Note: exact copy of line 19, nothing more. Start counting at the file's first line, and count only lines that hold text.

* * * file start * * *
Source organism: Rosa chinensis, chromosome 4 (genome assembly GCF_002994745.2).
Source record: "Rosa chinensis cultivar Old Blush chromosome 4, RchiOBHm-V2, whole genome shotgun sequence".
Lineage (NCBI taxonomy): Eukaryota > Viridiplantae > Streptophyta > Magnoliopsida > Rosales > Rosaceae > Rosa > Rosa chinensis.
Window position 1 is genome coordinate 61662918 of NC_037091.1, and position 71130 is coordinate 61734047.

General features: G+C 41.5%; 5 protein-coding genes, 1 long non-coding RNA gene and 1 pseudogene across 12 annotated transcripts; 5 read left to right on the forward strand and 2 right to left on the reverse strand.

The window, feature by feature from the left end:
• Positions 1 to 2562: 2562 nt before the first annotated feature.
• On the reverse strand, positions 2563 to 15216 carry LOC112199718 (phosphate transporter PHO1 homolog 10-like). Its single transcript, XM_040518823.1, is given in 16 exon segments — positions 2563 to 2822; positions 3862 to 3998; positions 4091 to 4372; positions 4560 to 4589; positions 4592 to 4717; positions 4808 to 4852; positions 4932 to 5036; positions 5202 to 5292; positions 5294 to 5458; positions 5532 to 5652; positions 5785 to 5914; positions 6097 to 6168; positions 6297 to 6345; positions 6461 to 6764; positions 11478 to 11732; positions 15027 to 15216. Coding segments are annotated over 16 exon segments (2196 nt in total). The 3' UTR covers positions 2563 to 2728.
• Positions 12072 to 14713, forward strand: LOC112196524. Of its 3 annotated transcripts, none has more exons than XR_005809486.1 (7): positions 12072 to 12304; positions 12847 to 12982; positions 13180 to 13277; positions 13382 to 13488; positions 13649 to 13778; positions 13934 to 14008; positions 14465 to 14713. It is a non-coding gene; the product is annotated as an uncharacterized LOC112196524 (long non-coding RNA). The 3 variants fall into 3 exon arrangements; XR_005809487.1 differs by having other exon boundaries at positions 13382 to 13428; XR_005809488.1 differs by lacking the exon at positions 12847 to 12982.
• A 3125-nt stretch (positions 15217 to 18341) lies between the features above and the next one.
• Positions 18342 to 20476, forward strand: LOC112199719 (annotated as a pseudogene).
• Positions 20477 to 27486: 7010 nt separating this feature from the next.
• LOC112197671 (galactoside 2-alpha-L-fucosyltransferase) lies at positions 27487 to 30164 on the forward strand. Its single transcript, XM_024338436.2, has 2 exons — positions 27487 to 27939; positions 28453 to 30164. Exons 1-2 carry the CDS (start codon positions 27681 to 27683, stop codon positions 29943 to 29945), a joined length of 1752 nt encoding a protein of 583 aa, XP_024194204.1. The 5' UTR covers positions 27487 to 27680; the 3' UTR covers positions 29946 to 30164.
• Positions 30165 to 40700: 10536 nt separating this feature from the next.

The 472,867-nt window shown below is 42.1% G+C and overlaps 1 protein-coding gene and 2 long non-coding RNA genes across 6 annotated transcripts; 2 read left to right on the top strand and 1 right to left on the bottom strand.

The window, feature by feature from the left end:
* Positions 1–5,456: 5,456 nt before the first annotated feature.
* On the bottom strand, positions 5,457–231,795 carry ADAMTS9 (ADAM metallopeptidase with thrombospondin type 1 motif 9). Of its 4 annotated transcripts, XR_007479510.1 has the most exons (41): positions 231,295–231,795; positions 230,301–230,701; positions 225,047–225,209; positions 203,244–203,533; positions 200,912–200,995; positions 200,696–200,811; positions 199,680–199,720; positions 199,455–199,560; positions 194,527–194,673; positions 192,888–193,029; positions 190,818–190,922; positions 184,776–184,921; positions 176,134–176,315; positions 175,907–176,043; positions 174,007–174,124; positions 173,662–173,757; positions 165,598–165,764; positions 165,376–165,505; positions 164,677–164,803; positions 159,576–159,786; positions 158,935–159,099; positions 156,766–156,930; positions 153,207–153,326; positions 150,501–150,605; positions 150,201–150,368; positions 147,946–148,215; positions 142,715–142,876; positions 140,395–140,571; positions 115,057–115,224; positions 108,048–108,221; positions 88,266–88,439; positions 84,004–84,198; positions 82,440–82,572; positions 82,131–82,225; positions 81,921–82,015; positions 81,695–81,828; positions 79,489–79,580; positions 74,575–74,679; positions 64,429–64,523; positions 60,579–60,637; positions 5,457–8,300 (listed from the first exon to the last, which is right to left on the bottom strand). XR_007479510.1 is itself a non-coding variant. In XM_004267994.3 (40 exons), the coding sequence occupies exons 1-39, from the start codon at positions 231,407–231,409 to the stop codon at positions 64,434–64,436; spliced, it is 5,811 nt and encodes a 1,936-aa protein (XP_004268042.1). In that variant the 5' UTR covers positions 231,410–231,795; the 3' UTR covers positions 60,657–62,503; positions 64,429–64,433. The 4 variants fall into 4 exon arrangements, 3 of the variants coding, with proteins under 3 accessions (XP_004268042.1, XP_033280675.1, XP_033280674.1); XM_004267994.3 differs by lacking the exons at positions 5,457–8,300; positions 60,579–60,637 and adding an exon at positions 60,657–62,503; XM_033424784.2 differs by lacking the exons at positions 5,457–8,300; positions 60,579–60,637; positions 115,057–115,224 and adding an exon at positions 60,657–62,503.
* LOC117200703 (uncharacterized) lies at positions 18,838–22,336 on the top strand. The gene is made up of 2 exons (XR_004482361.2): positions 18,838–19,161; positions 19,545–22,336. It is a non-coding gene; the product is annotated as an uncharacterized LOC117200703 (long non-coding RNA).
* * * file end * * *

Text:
* LOC117200703 (uncharacterized) lies at positions 18,838–22,336 on the top strand. The gene is made up of 2 exons (XR_004482361.2): positions 18,838–19,161; positions 19,545–22,336. It is a non-coding gene; the product is annotated as an uncharacterized LOC117200703 (long non-coding RNA).